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Old January 8th, 2009, 04:55 PM   #1
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Deinterlacing in Premiere

Anyone knows how advanced is the de-interlacing at export in Premiere?

I use it all the time and find it good, but it just hit me: what if Premiere just does something basic, like blending two adjacent lines.

I know there are advanced filters for VirtualDub, that do motion detection and stuff, so I'm wondering: how much do I lose by being lazy and just check-marking "De-interlace" at export?

Thankful for any advice or thoughts.

Nikolaj
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Old January 8th, 2009, 08:47 PM   #2
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I'd be very interested in this as well. Best I can figure is that PP deinterlaces with blue smoke and black magic. Actually, I think it just throws away one field like Photoshop does. Someone might know a better way.
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Old January 8th, 2009, 10:36 PM   #3
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The Premiere deinterlace is not a "smart" deinterlace of the kind that the Vdub and Avisynth plugins can achieve. If you want to actually quantify how big a difference there is with the various methods, then I would recommend filming a resolution chart in interlaced mode, then examine frames captured from the footage after it has been deinterlaced by the methods you are considering - its really quite a quick test to do.

There are various resolution charts online ... easily found via Google Images.
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Old January 9th, 2009, 04:42 AM   #4
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Thank you both. Tripp, I don't think Premiere throws one field away. I base this on some observations I did comparing the image sent to external monitor (which is one field only in my setup) with the one deinterlaced/exported. Field blending is my guess. But I will conduct some experiments and return with my observations.

I have used de-interlacers in VirtualDub that are said to be the best free ones out there.
But they require tweaking and sometimes they give strange results.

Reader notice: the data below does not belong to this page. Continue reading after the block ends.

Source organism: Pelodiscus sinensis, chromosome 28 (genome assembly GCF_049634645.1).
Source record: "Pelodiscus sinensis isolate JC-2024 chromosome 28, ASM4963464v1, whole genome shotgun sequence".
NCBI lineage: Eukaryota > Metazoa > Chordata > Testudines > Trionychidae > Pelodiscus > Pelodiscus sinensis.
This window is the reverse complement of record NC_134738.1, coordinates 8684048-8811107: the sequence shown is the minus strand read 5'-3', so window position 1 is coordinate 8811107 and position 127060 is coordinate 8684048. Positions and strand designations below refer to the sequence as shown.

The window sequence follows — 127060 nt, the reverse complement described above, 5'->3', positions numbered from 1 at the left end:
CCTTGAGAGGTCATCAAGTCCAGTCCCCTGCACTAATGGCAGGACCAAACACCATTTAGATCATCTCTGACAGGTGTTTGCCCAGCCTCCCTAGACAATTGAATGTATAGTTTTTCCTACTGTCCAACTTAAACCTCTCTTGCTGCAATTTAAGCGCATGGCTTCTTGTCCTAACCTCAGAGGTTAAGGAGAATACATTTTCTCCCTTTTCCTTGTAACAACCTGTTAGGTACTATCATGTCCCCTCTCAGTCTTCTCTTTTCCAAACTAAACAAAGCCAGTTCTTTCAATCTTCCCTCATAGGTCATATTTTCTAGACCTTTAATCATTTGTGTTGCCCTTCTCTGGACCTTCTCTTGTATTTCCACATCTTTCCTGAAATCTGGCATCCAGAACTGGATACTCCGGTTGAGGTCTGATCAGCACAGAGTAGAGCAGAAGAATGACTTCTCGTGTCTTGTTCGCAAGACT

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Old January 9th, 2009, 07:40 AM   #5
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Quote:
Originally Posted by Nikolaj Marquez von Hage View Post
I don't think Premiere throws one field away.
I don't think it can use both fields in deinterlacing because of the temporal displacement between the two. I would think that using both fields would create artifacts commonly called jaggies or mice teeth. But I could be talking through my hat.

I'm also curious about "smart deinterlacing" versus the alternative. "Not smart"?
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Old January 9th, 2009, 08:08 AM   #6
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A better term is perhaps "motion compensated" deinterlacing, with motion vectors being calculated from more than just the immediate two fields. There's a short paragraph about it in the "Deinterlacing" entry on Wikipedia.
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Old January 9th, 2009, 02:30 PM   #7
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Quote:
"I don't think it can use both fields in deinterlacing because of the temporal displacement between the two. I would think that using both fields would create artifacts commonly called jaggies or mice teeth. But I could be talking through my hat."

I'm obviously no authority on deinterlacing, an activity I hope to abandon altogether in a year when stepping up to Panasonics P2 camera... but anyway: Blending two fields will replace the jaggies with a more homogeneous looking "motion blur" area, which is more representative of what one would expect if filming progressively with double the exposure time compared with filming in interlaced mode.

Did I express that well? Hmmm...
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Old January 9th, 2009, 08:02 PM   #8
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Originally Posted by Nikolaj Marquez von Hage View Post
Blending two fields will replace the jaggies with a more homogeneous looking "motion blur" area, which is more representative of what one would expect if filming progressively with double the exposure time compared with filming in interlaced mode.
I understand what you're saying. But if a motion blur is applied to a jaggy don't you just get a fuzzy jaggy? On fast motion, it might mitigate the jaggy problem but they'll still be visible.

I'm probably poking about in the dark with a barge pole.
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Old January 10th, 2009, 02:11 AM   #9